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Car sabotaged due to disagreement over parking space

  • 11-12-2021 10:09am
    Registered Users Posts: 49

    My place of work where I'm newly employed is located behind another business and we have right of way through their property. There is a long driveway in front of their business which leads out to the public road. I usually park in the spaces at the side of this driveway as instructed by my boss (due to lack of space in our own place). There is ample parking there always and I was parked very far from either business thought about who's property it was.

    On Thursday of last week when I got out of my car, this fella from the other business, said "here bollocks, move your car". I decided to ignore him because of the way he addressed me. I was late so continued jogging off. He shouted that he was the owner. He followed me all the way down (150 yards) to where I work where he confronted and threatened me. I told him that the owner of my business said I could park there and that if he'd an issue then he could take it up with him. He then said "if you park there again I'll fcuking kill ya". Since then I began parking my car in the same spaces, but always as far away from their business as possible. There's always plenty of free spaces and people from the other businesses park there too.

    On Monday evening when coming home from work my engine began to over-heat. Luckily for me I was about 50 yards from home. I noticed the engine coolant tank was empty and thought it might have been a leak in the radiator hose. I brought it to my mechanic after it cooled down and began using a different car. On Thursday my mechanic rang me to tell me that someone had definitely drilled a hole through the grill, and straight through the radiator and air-con fan.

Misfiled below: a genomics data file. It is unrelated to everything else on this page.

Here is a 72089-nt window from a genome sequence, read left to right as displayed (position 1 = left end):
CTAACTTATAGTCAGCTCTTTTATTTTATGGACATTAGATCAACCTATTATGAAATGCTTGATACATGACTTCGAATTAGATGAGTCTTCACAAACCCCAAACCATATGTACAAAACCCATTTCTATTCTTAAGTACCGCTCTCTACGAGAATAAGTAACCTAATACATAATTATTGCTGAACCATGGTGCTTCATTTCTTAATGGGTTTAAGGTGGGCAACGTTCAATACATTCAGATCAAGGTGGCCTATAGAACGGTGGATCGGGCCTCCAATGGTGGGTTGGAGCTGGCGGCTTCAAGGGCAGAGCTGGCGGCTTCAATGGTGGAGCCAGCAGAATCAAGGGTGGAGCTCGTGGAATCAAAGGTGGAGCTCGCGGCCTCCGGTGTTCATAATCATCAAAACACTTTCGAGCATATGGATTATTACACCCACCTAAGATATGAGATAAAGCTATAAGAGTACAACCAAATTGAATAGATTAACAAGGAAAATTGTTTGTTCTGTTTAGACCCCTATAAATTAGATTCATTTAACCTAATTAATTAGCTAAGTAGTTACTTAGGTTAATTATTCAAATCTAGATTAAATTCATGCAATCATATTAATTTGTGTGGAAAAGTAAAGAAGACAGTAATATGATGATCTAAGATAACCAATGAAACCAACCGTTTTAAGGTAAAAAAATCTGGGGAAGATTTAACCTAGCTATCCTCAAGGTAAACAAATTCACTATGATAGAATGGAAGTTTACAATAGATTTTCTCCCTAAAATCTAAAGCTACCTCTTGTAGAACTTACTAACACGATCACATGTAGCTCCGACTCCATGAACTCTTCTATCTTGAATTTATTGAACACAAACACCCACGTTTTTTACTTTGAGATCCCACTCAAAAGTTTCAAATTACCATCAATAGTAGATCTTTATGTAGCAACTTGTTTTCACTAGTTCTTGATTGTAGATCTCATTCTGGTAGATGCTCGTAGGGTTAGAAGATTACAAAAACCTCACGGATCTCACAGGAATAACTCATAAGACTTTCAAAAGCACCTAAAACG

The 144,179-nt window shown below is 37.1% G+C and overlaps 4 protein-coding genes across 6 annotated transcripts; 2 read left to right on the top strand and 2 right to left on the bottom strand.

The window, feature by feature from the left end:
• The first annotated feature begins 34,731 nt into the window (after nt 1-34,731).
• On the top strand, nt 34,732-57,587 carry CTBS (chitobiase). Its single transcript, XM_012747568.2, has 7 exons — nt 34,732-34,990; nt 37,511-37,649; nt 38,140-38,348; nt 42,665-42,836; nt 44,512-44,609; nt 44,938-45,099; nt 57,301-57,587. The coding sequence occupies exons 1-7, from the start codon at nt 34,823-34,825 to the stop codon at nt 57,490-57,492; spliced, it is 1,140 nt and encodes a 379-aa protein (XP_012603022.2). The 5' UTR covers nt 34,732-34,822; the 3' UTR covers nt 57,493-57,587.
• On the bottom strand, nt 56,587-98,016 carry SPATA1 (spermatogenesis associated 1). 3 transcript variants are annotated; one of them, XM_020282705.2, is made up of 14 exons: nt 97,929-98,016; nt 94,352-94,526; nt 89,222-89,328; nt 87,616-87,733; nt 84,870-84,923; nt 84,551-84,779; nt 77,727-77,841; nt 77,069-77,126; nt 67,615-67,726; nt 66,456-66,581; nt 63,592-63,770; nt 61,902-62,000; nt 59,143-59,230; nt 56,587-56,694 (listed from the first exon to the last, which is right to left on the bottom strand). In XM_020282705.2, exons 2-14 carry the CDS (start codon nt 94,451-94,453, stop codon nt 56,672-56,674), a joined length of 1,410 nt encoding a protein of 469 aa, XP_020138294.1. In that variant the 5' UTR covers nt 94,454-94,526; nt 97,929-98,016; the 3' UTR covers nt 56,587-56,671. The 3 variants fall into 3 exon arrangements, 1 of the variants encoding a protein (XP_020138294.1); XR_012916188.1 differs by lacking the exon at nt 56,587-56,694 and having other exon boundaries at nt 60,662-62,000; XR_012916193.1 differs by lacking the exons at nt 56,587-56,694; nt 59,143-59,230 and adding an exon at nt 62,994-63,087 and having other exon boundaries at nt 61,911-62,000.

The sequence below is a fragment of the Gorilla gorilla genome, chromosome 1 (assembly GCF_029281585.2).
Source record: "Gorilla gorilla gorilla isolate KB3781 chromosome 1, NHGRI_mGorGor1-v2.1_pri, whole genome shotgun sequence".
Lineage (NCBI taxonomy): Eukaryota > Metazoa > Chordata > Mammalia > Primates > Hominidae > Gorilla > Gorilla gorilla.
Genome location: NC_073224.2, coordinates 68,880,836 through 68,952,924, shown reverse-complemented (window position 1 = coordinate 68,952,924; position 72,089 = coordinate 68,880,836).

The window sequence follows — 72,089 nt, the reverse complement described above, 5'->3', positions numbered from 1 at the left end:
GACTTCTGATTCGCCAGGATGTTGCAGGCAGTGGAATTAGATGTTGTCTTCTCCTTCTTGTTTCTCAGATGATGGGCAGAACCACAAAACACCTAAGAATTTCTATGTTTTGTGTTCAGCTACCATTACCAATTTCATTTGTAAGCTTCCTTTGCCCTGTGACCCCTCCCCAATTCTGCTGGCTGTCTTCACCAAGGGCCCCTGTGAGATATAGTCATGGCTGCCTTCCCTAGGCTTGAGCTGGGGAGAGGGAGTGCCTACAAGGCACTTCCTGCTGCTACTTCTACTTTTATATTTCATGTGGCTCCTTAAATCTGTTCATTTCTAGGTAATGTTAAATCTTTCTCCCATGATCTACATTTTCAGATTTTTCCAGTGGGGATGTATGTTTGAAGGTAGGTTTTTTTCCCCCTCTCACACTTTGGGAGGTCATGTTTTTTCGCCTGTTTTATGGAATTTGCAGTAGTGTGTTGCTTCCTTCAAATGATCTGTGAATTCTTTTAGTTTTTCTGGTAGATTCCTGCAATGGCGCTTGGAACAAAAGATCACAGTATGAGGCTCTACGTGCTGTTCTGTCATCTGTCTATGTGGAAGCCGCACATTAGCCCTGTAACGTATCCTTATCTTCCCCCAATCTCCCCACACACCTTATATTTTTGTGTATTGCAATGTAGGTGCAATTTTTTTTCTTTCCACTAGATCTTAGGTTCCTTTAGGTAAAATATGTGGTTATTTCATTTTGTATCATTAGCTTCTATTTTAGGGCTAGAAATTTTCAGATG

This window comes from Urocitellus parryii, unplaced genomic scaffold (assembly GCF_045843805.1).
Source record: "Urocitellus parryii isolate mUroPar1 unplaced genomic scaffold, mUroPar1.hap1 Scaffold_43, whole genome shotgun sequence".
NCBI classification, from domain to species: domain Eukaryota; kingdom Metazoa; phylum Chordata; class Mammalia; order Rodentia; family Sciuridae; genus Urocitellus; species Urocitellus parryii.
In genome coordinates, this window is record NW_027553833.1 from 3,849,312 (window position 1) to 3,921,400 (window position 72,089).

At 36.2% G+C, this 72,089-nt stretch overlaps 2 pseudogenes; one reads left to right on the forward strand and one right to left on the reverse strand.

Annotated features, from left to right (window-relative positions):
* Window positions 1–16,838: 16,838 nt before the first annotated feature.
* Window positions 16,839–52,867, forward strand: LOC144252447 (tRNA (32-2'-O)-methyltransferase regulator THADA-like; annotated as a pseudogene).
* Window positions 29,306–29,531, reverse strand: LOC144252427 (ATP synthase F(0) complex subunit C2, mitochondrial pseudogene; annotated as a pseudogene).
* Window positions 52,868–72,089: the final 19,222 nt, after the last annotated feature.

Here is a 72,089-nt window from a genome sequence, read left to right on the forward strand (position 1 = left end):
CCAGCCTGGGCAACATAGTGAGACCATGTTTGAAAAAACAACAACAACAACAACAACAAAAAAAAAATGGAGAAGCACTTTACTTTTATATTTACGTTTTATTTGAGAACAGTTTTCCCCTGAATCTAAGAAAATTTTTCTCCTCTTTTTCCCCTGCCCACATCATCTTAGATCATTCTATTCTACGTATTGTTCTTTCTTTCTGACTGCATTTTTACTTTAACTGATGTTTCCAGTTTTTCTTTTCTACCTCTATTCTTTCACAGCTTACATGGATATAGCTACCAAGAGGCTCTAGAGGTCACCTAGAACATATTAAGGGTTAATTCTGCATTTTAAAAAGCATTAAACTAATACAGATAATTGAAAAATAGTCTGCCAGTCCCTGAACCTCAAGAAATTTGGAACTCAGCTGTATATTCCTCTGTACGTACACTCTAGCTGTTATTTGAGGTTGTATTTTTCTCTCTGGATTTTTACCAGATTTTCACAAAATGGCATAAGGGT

I gave a statement to the guards Thursday night. How serious a crime would this be considered?



  • Registered Users Posts: 3,101 ✭✭✭KaneToad

    It will be very hard to prove who did this. It would be criminal damage, I imagine.

  • Registered Users Posts: 16,478 ✭✭✭✭osarusan

    Any cameras on the parking space?

  • Registered Users Posts: 49 In Actuality

    Only the ones from his business. And I think they're too far away anyway.

  • Registered Users Posts: 730 ✭✭✭65535

    Put a potato into his exhaust pipe

  • Registered Users Posts: 26,887 ✭✭✭✭Dempo1

    Mother of God has the world gone mad. This is outrageous 😳

    Liveline dealing with road rage incidents all week and whilst not road rage as such, threatening to kill is an extremely serious matter. Re the damage, if proven, whilst not as serious as tampering with breaks etc, it's still a very serious matter , again if proven and deliberate criminal Damage at a minimum.

    You've certainly done the right thing reporting this , I presume your mechanic is prepared to give a statement 🤔 , I'd also be hopeful Gardai have checked any possible CCTV,

    Dare I say, this scumbag, likely known to Gardai given their disgraceful behaviour (IMO of course)

    I certainly would not be letting this Go

    Is maith an scáthán súil charad.

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  • Registered Users Posts: 33,063 ✭✭✭✭listermint

    Extremely hard to prove which is why he did it. So net result is you'll move your car and he wins. Unless you get a movement dash cam Theres not alot you can do here.

  • Registered Users Posts: 25,714 ✭✭✭✭Peregrinus